68. Tweedledee and Tweededum tittered at the turtle that was
    trying desperately to turn right side up.
/th/ (unvoiced)
69. Sheherasade might have thought of a thousand and three
    things.
70. Thad thought thimbles and threads were thrilling to throngs.


26
     71. Think of monstrous mythical scythes.
     72. Theodore wrathfully thwarted Thad’s path.
     73. The transonic jet threw open the throttle, gathered thrust and,
         thundering through to Thebes, made a three-point landing.
     /th/ (voiced)
     74. Whether the weathermen gathered them, wreaths are rather
         feathery.
     75. Lathered leather sometimes rather made the man ill.
     76. Feathers are rather rare in the heather.
     /v/
     77. The Venetian vagrant was served veal on the varander.
     78. The venerable vagabond veered and swerved through the
         verdant valley.
     79. A vile, evil vampire eviscerated the virgin.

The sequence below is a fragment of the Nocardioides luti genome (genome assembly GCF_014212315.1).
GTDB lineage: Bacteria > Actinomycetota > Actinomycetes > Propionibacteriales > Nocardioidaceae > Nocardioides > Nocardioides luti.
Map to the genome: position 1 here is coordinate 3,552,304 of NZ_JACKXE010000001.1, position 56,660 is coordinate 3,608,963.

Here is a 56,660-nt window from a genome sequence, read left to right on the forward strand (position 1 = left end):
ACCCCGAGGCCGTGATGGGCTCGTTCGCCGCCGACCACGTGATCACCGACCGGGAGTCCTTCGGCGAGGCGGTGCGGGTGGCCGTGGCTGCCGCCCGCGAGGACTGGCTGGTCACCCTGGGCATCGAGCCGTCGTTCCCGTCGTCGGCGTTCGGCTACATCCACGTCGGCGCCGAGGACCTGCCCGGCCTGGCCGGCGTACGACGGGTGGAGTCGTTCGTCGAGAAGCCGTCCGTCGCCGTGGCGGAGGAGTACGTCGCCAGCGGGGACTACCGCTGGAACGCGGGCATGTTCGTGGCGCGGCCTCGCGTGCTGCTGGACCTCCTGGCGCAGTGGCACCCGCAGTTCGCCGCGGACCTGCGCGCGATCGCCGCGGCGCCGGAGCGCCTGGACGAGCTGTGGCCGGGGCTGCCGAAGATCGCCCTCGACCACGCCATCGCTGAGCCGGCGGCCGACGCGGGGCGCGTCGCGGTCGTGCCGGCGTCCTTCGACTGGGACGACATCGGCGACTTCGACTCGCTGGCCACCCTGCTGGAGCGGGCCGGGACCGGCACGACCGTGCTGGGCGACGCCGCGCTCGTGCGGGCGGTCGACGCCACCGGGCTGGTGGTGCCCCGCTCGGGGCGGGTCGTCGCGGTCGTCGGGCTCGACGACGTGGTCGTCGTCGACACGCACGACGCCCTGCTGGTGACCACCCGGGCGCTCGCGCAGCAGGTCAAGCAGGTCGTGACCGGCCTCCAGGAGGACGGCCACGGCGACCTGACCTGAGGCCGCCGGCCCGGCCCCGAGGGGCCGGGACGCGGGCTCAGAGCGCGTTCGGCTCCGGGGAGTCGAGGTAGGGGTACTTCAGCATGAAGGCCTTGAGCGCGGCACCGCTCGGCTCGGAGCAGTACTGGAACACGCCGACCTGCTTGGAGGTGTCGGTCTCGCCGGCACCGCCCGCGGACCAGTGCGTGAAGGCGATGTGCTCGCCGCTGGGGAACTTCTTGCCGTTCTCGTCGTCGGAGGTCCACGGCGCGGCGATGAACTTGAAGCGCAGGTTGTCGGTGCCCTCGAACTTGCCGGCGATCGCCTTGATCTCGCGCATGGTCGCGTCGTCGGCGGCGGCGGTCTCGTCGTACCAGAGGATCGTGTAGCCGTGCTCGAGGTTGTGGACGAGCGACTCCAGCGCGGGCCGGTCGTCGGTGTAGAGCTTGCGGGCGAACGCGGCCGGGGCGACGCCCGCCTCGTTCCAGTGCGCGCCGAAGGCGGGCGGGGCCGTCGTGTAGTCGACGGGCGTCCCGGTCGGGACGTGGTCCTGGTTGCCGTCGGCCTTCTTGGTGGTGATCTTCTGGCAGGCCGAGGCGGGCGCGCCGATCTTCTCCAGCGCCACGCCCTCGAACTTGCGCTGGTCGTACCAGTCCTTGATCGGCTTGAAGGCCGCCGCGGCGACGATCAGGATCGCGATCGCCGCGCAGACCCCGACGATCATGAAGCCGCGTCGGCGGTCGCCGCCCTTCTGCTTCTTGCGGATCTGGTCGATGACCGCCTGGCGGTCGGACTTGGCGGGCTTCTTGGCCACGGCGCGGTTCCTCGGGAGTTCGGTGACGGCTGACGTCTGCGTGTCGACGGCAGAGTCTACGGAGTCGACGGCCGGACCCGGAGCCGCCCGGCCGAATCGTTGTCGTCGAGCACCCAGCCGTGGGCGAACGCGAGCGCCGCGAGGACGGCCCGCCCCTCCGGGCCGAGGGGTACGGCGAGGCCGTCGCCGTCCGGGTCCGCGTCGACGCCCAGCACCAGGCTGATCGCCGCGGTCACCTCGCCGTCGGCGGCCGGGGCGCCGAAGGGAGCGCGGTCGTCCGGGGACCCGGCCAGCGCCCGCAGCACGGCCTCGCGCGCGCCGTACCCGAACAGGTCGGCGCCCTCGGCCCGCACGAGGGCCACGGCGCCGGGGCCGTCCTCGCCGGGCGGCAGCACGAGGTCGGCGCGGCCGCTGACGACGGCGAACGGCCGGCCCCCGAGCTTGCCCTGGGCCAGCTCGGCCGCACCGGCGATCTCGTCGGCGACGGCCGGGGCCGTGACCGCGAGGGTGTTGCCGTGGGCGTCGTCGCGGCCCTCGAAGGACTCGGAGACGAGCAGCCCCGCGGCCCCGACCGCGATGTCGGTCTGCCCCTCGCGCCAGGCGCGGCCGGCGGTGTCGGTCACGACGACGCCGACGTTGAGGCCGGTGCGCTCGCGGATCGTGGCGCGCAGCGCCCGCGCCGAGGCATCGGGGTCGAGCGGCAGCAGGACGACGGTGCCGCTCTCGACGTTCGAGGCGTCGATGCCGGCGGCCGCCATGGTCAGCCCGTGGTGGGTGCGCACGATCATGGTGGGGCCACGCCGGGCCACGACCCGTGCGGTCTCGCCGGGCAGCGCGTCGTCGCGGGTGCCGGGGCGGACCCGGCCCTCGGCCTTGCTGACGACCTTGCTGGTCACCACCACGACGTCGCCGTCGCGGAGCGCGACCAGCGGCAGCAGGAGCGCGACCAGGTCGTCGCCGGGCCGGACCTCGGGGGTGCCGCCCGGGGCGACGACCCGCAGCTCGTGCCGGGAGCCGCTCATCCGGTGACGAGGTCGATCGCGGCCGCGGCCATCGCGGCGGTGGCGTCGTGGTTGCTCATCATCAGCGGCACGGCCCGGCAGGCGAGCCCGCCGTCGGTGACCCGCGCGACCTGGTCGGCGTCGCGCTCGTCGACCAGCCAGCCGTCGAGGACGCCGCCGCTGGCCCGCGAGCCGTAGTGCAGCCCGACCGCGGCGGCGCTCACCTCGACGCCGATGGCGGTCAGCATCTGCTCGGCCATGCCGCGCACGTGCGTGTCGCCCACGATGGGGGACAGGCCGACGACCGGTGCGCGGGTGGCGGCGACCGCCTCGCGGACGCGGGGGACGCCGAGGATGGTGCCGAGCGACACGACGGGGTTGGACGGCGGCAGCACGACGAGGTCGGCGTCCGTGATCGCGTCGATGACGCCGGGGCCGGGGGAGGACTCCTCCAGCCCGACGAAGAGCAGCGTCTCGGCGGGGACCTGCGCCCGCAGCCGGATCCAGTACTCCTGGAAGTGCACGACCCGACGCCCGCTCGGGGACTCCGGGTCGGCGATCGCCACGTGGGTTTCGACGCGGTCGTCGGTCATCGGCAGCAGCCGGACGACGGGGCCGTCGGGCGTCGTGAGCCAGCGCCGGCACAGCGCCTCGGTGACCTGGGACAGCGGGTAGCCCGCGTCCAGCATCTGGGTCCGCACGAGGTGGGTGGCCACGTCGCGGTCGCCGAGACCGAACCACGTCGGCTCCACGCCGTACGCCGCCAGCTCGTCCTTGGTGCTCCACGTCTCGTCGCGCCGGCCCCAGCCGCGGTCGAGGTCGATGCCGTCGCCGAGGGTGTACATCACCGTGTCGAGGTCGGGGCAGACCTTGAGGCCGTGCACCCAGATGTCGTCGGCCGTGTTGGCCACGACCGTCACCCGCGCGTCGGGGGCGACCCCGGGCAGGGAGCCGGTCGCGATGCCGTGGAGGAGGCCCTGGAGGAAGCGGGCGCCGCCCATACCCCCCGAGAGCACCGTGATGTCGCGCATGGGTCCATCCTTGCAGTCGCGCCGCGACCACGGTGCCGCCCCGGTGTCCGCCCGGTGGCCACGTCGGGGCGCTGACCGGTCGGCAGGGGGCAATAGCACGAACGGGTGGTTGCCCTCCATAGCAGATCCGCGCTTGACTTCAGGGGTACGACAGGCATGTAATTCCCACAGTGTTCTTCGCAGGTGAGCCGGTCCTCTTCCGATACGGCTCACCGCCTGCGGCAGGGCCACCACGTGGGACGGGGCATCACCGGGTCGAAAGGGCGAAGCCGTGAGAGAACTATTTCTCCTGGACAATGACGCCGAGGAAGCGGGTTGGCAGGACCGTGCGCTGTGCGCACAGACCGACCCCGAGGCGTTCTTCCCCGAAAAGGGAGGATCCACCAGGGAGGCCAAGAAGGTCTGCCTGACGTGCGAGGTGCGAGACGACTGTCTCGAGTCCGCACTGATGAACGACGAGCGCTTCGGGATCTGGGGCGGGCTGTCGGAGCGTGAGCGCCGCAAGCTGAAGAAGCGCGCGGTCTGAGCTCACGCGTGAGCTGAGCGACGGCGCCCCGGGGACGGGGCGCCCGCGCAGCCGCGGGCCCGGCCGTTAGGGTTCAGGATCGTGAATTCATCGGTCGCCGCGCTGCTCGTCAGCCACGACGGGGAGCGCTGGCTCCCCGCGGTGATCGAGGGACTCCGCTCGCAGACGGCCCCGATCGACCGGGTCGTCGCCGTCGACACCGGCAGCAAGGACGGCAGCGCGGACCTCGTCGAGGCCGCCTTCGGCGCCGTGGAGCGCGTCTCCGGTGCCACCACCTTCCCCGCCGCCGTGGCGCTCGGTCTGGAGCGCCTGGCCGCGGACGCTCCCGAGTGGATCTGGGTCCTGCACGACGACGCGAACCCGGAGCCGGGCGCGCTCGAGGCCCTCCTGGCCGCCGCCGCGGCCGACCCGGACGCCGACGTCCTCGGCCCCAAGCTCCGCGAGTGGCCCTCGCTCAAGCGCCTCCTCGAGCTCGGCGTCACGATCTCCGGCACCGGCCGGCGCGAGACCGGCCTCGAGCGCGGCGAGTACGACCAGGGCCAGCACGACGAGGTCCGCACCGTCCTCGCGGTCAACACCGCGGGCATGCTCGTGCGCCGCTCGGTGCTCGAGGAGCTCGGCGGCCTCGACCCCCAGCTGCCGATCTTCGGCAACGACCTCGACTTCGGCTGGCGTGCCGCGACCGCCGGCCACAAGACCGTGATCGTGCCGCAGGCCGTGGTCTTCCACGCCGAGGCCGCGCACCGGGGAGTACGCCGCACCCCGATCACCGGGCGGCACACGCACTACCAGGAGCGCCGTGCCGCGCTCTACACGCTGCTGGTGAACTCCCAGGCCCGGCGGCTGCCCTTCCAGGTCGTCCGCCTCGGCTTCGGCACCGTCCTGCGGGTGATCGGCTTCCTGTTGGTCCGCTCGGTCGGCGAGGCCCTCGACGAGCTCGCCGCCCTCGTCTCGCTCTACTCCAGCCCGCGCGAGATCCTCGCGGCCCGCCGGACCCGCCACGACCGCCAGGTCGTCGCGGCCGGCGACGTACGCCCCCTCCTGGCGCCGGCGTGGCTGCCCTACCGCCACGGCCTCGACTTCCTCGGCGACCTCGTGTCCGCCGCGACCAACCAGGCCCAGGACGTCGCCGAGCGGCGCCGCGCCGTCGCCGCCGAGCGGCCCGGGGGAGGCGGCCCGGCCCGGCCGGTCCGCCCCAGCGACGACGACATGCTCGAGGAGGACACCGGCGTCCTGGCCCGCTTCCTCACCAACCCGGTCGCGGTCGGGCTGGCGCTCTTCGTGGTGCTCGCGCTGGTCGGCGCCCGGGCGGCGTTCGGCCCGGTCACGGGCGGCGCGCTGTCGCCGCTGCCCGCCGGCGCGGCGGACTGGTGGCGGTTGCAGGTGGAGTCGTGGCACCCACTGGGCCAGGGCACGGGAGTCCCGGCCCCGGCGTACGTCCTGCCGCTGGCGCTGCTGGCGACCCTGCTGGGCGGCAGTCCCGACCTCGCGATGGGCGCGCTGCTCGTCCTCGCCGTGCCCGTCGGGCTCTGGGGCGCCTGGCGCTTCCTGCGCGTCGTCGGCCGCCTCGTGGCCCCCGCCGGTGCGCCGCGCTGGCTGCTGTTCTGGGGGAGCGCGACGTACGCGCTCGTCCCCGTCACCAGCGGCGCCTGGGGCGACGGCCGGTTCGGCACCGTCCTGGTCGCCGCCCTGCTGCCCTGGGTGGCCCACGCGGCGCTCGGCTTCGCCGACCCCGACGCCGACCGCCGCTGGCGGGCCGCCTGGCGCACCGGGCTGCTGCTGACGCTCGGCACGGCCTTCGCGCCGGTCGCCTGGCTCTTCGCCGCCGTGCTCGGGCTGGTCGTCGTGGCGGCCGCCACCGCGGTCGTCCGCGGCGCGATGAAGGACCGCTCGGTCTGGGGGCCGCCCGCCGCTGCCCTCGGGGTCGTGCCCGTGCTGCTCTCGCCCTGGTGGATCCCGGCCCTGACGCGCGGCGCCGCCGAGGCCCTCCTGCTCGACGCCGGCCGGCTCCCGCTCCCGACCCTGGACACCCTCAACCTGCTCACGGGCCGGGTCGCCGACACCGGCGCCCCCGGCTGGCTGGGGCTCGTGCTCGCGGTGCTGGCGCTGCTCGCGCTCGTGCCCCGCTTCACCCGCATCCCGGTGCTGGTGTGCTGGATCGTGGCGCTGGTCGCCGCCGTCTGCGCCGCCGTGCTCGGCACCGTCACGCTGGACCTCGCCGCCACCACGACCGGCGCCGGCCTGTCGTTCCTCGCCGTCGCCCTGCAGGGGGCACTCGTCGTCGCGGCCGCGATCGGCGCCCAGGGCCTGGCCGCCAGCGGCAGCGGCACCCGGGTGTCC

80. The very valuable vase was covered with verdigris.
     /w/
     81. Eloise and Aloysius were worried about the walrus in the
         water.
     82. One wouldn’t want worse weather!
     83. Wanda wandered to the wishing well where she wistfully
         wished for wealth.
     84. Walter wondered whether Woody was just wooly-headed or
         wonderfully woozy with wine.
     /y/
     85. Yuri yelped and yapped when he saw the yellow yak on his
         yacht.
     86. William yielded the yogurt to the young yogi.
     87. The youthful millionaire was used to yokels yearning for
         money.
     88. An angry yegg abused the useless xylophone played by Xavier.
     /z (s)/
     89.The zaftig Zenobiazi pped crazily across the miserable zoo.
     90. Byzz, a zestful but zany zealot, caused the zither to dither.
     91. The jazz made the muzzled Zebra crazy, so he zi pped off
         through the zinnias.
     92. The fuzzy bees buzzed busily as Zachary searched for bee
         trees.


                                                                      27
        /zh (sh)/
        93. Midas took no measure of pleasure in his treasure.
        94. Leisure is usually indicated after a seizure.
        95. Jacque’s hat was beige.